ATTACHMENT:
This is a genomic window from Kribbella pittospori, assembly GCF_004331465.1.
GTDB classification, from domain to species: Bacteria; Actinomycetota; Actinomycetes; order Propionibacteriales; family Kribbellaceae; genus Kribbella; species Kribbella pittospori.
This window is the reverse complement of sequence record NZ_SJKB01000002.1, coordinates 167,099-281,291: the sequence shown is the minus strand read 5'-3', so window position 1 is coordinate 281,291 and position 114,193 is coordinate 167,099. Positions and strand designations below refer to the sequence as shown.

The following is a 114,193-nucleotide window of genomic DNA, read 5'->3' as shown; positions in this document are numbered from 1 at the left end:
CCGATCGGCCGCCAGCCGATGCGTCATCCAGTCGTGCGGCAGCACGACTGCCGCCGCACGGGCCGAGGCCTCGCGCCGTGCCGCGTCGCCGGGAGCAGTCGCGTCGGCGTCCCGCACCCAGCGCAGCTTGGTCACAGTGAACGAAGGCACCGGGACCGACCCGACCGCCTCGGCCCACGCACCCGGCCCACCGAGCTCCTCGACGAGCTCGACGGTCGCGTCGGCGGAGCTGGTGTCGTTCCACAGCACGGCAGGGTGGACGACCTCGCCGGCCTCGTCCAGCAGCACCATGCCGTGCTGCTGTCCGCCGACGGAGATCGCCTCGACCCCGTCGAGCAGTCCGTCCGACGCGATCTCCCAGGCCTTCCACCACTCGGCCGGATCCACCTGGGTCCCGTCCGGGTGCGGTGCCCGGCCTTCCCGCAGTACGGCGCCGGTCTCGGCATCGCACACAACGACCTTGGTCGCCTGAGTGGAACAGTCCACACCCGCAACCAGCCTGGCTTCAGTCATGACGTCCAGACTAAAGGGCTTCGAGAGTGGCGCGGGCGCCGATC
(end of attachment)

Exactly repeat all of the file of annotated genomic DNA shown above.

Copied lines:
This is a genomic window from Kribbella pittospori, assembly GCF_004331465.1.
GTDB classification, from domain to species: Bacteria; Actinomycetota; Actinomycetes; order Propionibacteriales; family Kribbellaceae; genus Kribbella; species Kribbella pittospori.
This window is the reverse complement of sequence record NZ_SJKB01000002.1, coordinates 167,099-281,291: the sequence shown is the minus strand read 5'-3', so window position 1 is coordinate 281,291 and position 114,193 is coordinate 167,099. Positions and strand designations below refer to the sequence as shown.

The following is a 114,193-nucleotide window of genomic DNA, read 5'->3' as shown; positions in this document are numbered from 1 at the left end:
CCGATCGGCCGCCAGCCGATGCGTCATCCAGTCGTGCGGCAGCACGACTGCCGCCGCACGGGCCGAGGCCTCGCGCCGTGCCGCGTCGCCGGGAGCAGTCGCGTCGGCGTCCCGCACCCAGCGCAGCTTGGTCACAGTGAACGAAGGCACCGGGACCGACCCGACCGCCTCGGCCCACGCACCCGGCCCACCGAGCTCCTCGACGAGCTCGACGGTCGCGTCGGCGGAGCTGGTGTCGTTCCACAGCACGGCAGGGTGGACGACCTCGCCGGCCTCGTCCAGCAGCACCATGCCGTGCTGCTGTCCGCCGACGGAGATCGCCTCGACCCCGTCGAGCAGTCCGTCCGACGCGATCTCCCAGGCCTTCCACCACTCGGCCGGATCCACCTGGGTCCCGTCCGGGTGCGGTGCCCGGCCTTCCCGCAGTACGGCGCCGGTCTCGGCATCGCACACAACGACCTTGGTCGCCTGAGTGGAACAGTCCACACCCGCAACCAGCCTGGCTTCAGTCATGACGTCCAGACTAAAGGGCTTCGAGAGTGGCGCGGGCGCCGATC